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Ouch!

The ICT sector was not spared from a particularly turbulent 2008.

Read time 9min 40sec

2008 was undoubtedly a turbulent year for all industries, including the ICT sector. In the US, the technology-heavy Nasdaq seems to be ending the year under the 1 600 level, 40% below the level ruling at the beginning of January.

Similarly, the JSE All Share Index is looking to finish at about 20 000, almost 30% below its level at the beginning of the year. Nevertheless, these numbers are still up (10%-15%) from the lows experienced in October/November.

Despite the recent economic issues, the ICT industry worldwide in 2008 continued to grow at between 5% and 6%, with the local ICT industry achieving a slightly higher figure. However, growth rates for 2009 are expected to be down to about 2.5% worldwide and to between 3% and 4% locally.

From an executive viewpoint, the top user ICT concern remains the areas of governance, compliance and disaster recovery/continuity, which is not surprising since the market is expecting more legislation within these areas, especially in the financial services market, following the economic downturn that seems to have been triggered by this sector.

In addition to this major concern, green issues and the mobilisation of applications continue to be of significance. From a research perspective, one of the most interesting trends is the significant growth in the software as a service (SaaS) market, which continues to outperform any other, and is expected to have a dominant role within a few years.

The number of new listings has shrunk significantly both globally and locally, the number and size of private equity deals has also diminished, while consolidations continue apace, especially within the areas of IT services, security and telecommunications.

The local scene

As has been the case for the last couple of years, this year has seen few new listings on the JSE and AltX; but fortunately, there have been few casualties. However, this year has seen a significant acceleration in the number of international companies establishing a local presence; and, as in 2007, there has been a move by listed and non-listed organisations alike to embrace the principles of black economic empowerment (BEE).

Unlike the last few years, our local stock prices have suffered with the current economic downturn. An analysis at the end of November suggested that of the approximately 53 technology shares listed on the JSE and AltX, four are trading at 10c or below (Beget Holdings, Ifca Technologies, Labat Africa and Zaptronix) and just over 50% of them are trading at over R1; a stark contrast to the situation 12 months ago. In addition, only 11 of these organisations have market capitalisations in excess of R1 billion.

On the empowerment front, the ICT BEE charter has still not been issued, despite the DTI's Code of Good Practice having been finalised over 12 months ago. However, this has not slowed BEE activity and we have seen investments, for example, in ACI SA, BCX, BT Group, ConvergeNet Holdings, dns telecom, EMC, FoneWorx, Goal Technology Solutions, Itec Tiyende, ITWeb, Micros Fidelio, Nokia Siemens Networks, PC-Ware, Praxima, Psitek, Tellumat, Vodacom and Vox Telecom, to name but a few.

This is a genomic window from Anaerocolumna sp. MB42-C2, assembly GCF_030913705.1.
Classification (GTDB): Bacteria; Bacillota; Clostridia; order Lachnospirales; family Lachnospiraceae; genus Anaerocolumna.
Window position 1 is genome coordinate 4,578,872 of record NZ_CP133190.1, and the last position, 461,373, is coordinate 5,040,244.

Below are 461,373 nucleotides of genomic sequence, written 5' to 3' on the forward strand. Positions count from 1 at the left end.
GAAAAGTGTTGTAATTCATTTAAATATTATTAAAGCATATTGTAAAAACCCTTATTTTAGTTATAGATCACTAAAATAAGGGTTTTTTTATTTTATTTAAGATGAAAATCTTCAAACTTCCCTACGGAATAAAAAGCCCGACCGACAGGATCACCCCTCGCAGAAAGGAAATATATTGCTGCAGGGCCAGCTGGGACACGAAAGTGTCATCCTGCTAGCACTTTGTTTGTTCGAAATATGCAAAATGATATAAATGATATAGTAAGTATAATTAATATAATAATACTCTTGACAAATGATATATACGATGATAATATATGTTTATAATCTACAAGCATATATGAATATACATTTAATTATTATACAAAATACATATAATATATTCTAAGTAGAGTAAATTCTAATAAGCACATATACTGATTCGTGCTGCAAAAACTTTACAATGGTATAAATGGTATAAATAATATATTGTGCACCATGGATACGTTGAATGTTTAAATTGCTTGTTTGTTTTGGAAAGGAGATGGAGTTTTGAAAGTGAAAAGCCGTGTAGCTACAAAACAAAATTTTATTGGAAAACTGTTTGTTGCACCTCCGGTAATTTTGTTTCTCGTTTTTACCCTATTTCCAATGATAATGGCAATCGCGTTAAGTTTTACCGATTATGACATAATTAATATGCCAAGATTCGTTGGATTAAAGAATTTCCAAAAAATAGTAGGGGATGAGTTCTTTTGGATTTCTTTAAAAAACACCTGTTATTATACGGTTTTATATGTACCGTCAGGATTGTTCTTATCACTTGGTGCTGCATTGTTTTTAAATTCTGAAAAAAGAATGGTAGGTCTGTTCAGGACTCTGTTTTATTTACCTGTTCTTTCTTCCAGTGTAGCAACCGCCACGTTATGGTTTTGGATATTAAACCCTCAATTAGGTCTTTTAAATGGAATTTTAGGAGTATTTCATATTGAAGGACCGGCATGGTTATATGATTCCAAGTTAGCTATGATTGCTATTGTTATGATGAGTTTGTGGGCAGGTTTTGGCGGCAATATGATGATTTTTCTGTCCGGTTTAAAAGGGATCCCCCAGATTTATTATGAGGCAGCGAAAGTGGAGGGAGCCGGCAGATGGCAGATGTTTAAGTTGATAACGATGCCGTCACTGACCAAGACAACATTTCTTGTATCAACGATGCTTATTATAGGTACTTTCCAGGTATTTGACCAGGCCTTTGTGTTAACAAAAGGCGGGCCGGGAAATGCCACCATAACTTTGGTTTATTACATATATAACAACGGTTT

The new listings this year include Net 1 UEPS Technologies (was already listed on Nasdaq), Poynting Antennas and TCS. Adobe, Check Point Software Solutions, Comsys, Cyret Technologies, Foxcom, Open-Tec, PrimeTel, Red Hat, RSA (part of EMC), Sitecom, Sophos, StreamServe, Tandberg and TomTom have established a presence in SA for the first time. In addition, Probability, an online gaming company, announced its intention to enter SA. The de-listings included Bytes Technology Group (acquired by Altron), Cyberhost (exited the ICT business) and SAB&T Ubuntu (acquired by Simeka).

On the mergers and acquisitions front, we saw multiple acquisitions and investments from Altron Group (including Bytes Technology Group), Datatec (including Inflow Technologies - India), Dimension Data (including Datacraft), MTN (including Verizon Business), Naspers, Simeka (including SAB&T Ubuntu), Vodacom (including StorTech and Gateway Communications) and Vodafone (an additional 15% in Vodacom). Other major local mergers, acquisitions or investment activities included S-Tec by Vox Telecom, Computer Software Consultants by UCS, MIS Corporate Defence Solutions (UK) by SecureData, Tier One Electronics by Mustek, and Ubushu by Faritec.

Key appointments during the year included new country managers/GMs/CEOs/MDs at Acer, Alliance Mining, Annex, Datacentrix, EMC, Epson, Front Range Solutions, Fujitsu-Siemens, Huge Group, Ifca Technologies, Ingram Micro, Intel, Lefatshe, Lexmark, LG Electronics, MICROmega, Microsoft, MicroStrategy, Motorola, Nashua Mobile, Novell, OneCall Solutions, Open Text, Plessey, Powertech IST, Saab, SAP, SITA, Software AG, Sun Microsystems, TallyGenicom, Virgin Mobile and Vodacom.

On the ICT media front we saw the introduction of net.work (a combination of CBR Africa and Network Times); another online news site, newstoday.co.za; the demise of CIO Africa; and of course, there was the usual flood of journalists job-swapping.

Other major events included the battle against the Department of Communications for the right of VANs to self provide; the sell-off by Telkom SA of an additional 15% of Vodacom to Vodafone; and the postponement by Naspers of its auction for MWeb South Africa.

In addition, there were the name changes of DVT to DTH, Synergy Computing to Synergy Business Intelligence, and TeliMatrix to MiX Telematics.

From an awards viewpoint, the key winner was Mardia van der Walt-Korsten, CEO of T-Systems, as IT Personality of the Year 2008.

The African scene